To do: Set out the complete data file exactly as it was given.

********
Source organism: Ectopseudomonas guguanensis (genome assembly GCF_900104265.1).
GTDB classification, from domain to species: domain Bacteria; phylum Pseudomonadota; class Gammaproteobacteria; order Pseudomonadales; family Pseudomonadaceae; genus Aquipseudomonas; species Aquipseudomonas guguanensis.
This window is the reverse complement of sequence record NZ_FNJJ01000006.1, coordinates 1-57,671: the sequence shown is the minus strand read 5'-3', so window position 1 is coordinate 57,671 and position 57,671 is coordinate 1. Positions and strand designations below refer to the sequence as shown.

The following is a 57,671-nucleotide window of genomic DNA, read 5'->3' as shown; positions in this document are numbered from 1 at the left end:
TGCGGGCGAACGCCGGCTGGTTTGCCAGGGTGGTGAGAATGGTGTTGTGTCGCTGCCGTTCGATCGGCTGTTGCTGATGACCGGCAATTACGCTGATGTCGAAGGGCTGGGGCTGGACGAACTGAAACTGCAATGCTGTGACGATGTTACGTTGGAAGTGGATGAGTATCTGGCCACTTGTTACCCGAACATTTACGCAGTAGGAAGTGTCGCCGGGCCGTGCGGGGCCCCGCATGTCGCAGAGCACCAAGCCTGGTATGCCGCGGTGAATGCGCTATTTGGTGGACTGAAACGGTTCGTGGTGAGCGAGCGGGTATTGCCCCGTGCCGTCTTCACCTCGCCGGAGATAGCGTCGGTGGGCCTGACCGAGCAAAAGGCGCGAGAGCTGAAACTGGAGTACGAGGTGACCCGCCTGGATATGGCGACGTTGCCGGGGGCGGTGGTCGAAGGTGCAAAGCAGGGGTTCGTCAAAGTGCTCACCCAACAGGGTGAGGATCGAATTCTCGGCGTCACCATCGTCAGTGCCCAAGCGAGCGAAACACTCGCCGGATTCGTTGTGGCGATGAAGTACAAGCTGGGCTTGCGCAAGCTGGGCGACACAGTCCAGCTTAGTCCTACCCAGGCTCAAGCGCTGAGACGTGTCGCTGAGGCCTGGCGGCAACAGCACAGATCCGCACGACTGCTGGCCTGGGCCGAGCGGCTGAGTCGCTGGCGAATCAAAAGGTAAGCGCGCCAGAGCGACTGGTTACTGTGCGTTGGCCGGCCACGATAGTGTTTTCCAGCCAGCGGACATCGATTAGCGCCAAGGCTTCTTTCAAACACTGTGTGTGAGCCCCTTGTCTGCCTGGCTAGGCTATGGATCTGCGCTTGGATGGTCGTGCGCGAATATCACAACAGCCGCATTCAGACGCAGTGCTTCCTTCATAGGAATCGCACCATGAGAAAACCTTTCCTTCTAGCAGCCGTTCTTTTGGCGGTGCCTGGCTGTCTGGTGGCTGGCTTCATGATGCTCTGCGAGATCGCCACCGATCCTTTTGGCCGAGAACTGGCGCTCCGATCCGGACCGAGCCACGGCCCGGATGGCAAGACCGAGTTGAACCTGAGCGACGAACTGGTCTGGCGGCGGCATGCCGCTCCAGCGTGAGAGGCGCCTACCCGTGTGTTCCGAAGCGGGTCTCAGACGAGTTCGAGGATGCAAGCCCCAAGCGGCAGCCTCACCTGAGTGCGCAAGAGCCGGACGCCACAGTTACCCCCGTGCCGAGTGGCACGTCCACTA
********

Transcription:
Source organism: Ectopseudomonas guguanensis (genome assembly GCF_900104265.1).
GTDB classification, from domain to species: domain Bacteria; phylum Pseudomonadota; class Gammaproteobacteria; order Pseudomonadales; family Pseudomonadaceae; genus Aquipseudomonas; species Aquipseudomonas guguanensis.
This window is the reverse complement of sequence record NZ_FNJJ01000006.1, coordinates 1-57,671: the sequence shown is the minus strand read 5'-3', so window position 1 is coordinate 57,671 and position 57,671 is coordinate 1. Positions and strand designations below refer to the sequence as shown.

The following is a 57,671-nucleotide window of genomic DNA, read 5'->3' as shown; positions in this document are numbered from 1 at the left end:
TGCGGGCGAACGCCGGCTGGTTTGCCAGGGTGGTGAGAATGGTGTTGTGTCGCTGCCGTTCGATCGGCTGTTGCTGATGACCGGCAATTACGCTGATGTCGAAGGGCTGGGGCTGGACGAACTGAAACTGCAATGCTGTGACGATGTTACGTTGGAAGTGGATGAGTATCTGGCCACTTGTTACCCGAACATTTACGCAGTAGGAAGTGTCGCCGGGCCGTGCGGGGCCCCGCATGTCGCAGAGCACCAAGCCTGGTATGCCGCGGTGAATGCGCTATTTGGTGGACTGAAACGGTTCGTGGTGAGCGAGCGGGTATTGCCCCGTGCCGTCTTCACCTCGCCGGAGATAGCGTCGGTGGGCCTGACCGAGCAAAAGGCGCGAGAGCTGAAACTGGAGTACGAGGTGACCCGCCTGGATATGGCGACGTTGCCGGGGGCGGTGGTCGAAGGTGCAAAGCAGGGGTTCGTCAAAGTGCTCACCCAACAGGGTGAGGATCGAATTCTCGGCGTCACCATCGTCAGTGCCCAAGCGAGCGAAACACTCGCCGGATTCGTTGTGGCGATGAAGTACAAGCTGGGCTTGCGCAAGCTGGGCGACACAGTCCAGCTTAGTCCTACCCAGGCTCAAGCGCTGAGACGTGTCGCTGAGGCCTGGCGGCAACAGCACAGATCCGCACGACTGCTGGCCTGGGCCGAGCGGCTGAGTCGCTGGCGAATCAAAAGGTAAGCGCGCCAGAGCGACTGGTTACTGTGCGTTGGCCGGCCACGATAGTGTTTTCCAGCCAGCGGACATCGATTAGCGCCAAGGCTTCTTTCAAACACTGTGTGTGAGCCCCTTGTCTGCCTGGCTAGGCTATGGATCTGCGCTTGGATGGTCGTGCGCGAATATCACAACAGCCGCATTCAGACGCAGTGCTTCCTTCATAGGAATCGCACCATGAGAAAACCTTTCCTTCTAGCAGCCGTTCTTTTGGCGGTGCCTGGCTGTCTGGTGGCTGGCTTCATGATGCTCTGCGAGATCGCCACCGATCCTTTTGGCCGAGAACTGGCGCTCCGATCCGGACCGAGCCACGGCCCGGATGGCAAGACCGAGTTGAACCTGAGCGACGAACTGGTCTGGCGGCGGCATGCCGCTCCAGCGTGAGAGGCGCCTACCCGTGTGTTCCGAAGCGGGTCTCAGACGAGTTCGAGGATGCAAGCCCCAAGCGGCAGCCTCACCTGAGTGCGCAAGAGCCGGACGCCACAGTTACCCCCGTGCCGAGTGGCACGTCCACTA